We attended this week’s TechCrunch Crunchup about “social currency” and at the end of the day, we were asking ourselves: do we really need to trade in social media denominations and what is social currency anyway? A day later, to be honest, we’re still trying to figure those questions out.
We think that the idea behind social currency is that by sharing, producing and resharing content online you build up a kind of fund of social credits. In some ways, this is a empherial currency, where you simply build up street cred.
In other ways, social currency can be turned into more followers, friends, whatever. On the “purest” level, however, social currency is literally represented as earning, trading in or just flat out spending virtual money for things either in the Internet or the real world.
A lot of the talk yesterday at the TechCrunch event actually seemed to focus a bit more on the “pure” form of social currency, which makes sense, because there were businesses up on stage that have this at the core of their business plans.
Of all of the companies out there right now dealing with what we’ll call “hard social currency”, certainly one of the most successful is Groupon. Groupon’s CEO Andrew Mason was up on stage yesterday for an interview and frankly, he looked like he didn’t have a care in the world. You probably wouldn’t either if your company was pulling in the kind of money Groupon is.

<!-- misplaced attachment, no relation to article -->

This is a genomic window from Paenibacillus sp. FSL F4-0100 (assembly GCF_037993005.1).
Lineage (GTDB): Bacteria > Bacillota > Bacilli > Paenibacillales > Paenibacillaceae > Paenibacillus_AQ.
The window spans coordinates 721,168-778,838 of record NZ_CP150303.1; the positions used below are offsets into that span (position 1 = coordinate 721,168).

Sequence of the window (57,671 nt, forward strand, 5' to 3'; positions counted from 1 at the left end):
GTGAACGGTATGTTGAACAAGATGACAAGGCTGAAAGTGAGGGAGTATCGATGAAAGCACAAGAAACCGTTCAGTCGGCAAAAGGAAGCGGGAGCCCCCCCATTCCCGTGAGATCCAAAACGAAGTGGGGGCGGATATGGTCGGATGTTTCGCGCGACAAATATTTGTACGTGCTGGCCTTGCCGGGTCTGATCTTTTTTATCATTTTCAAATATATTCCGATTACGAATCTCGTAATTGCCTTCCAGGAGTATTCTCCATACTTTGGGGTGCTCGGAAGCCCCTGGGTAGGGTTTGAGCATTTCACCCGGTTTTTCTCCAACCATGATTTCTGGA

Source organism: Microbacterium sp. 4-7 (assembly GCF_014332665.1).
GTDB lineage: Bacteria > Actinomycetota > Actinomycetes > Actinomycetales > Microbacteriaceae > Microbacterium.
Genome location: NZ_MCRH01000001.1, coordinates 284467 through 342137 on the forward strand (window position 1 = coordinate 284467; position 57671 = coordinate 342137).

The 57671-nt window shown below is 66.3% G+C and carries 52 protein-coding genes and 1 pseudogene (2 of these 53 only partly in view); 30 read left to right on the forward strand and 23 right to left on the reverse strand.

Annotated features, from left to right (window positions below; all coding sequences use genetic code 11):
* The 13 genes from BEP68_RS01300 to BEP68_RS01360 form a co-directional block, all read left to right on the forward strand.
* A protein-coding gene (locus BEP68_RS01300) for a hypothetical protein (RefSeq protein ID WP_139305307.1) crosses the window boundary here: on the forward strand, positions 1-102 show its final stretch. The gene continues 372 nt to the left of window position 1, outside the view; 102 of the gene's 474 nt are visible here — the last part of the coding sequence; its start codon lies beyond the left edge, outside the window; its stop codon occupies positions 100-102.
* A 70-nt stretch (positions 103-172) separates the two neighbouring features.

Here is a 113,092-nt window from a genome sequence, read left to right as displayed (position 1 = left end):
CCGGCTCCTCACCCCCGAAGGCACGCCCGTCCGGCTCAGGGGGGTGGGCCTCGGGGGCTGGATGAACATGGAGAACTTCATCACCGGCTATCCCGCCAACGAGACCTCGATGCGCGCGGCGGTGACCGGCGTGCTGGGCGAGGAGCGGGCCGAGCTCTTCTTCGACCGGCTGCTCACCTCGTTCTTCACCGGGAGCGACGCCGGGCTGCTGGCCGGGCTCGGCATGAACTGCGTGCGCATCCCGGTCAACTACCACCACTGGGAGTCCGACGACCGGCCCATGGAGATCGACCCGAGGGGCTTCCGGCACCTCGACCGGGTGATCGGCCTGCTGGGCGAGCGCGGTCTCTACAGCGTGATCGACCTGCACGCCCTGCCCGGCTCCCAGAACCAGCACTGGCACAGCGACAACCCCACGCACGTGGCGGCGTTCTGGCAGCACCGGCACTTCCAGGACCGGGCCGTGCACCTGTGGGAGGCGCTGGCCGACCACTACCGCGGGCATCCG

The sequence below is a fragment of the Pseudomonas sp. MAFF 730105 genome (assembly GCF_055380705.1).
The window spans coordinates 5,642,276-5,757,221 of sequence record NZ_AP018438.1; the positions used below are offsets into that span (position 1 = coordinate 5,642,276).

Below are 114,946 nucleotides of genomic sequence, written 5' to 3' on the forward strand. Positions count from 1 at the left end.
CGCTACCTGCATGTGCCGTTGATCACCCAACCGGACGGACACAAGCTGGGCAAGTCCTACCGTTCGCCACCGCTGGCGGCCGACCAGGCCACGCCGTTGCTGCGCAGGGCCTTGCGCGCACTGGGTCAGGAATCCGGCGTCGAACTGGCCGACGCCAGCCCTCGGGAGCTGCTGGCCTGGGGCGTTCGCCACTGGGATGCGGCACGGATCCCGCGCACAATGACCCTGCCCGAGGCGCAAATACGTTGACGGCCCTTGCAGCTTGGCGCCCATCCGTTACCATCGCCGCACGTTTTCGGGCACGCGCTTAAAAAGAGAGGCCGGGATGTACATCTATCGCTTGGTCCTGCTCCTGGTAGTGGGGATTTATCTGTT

However, is the success of Groupon and gaming companies like Playdom (which just was bought by Disney, and their CEO was on stage yesterday as well), enough to declare that the idea of social currency as a whole is correct? We’re not so sure, and hopefully what follows will be a ground for a strong discussion in the comments about where this is all going.
First of all, if you can turn a tweet into a buck while at the same time helping out other people, go for it. There’s really not much downside, especially if you don’t do it all the time. However, it’s unlikely that when social currency starts to transition to hard social currency that it will be that altruistic. And then we have a problem.
The problem isn’t that we’re against people (and by people we mean both users and the companies that provide the services) making money off of social media, or off of the value that they bring to the community as a whole. Making money makes things sustainable. No, the problem lies where the hard social currency starts to get in the way of getting the best out of Twitter and other services.
Where that line will be drawn is impossible to know until a more mass transistion to in-stream advertising, virtual credits and other monetization methods starts to make it impossible to avoid the monetary motivations behind sharing on services that up until now have mostly disallowed or filtered that out. Then we’ll see if social currency will make social media sustainable for a long time, or if it will begin to taint the experience, making sharing a chore or a job.
If sharing on social media sites is what you want to for a living, then this will be wonderful for you. However, if you have grown too accustomed to keeping money out of the equation, this new currency might force you to rethink why you are on these services, where sharing for the sake of sharing may no longer always be the case.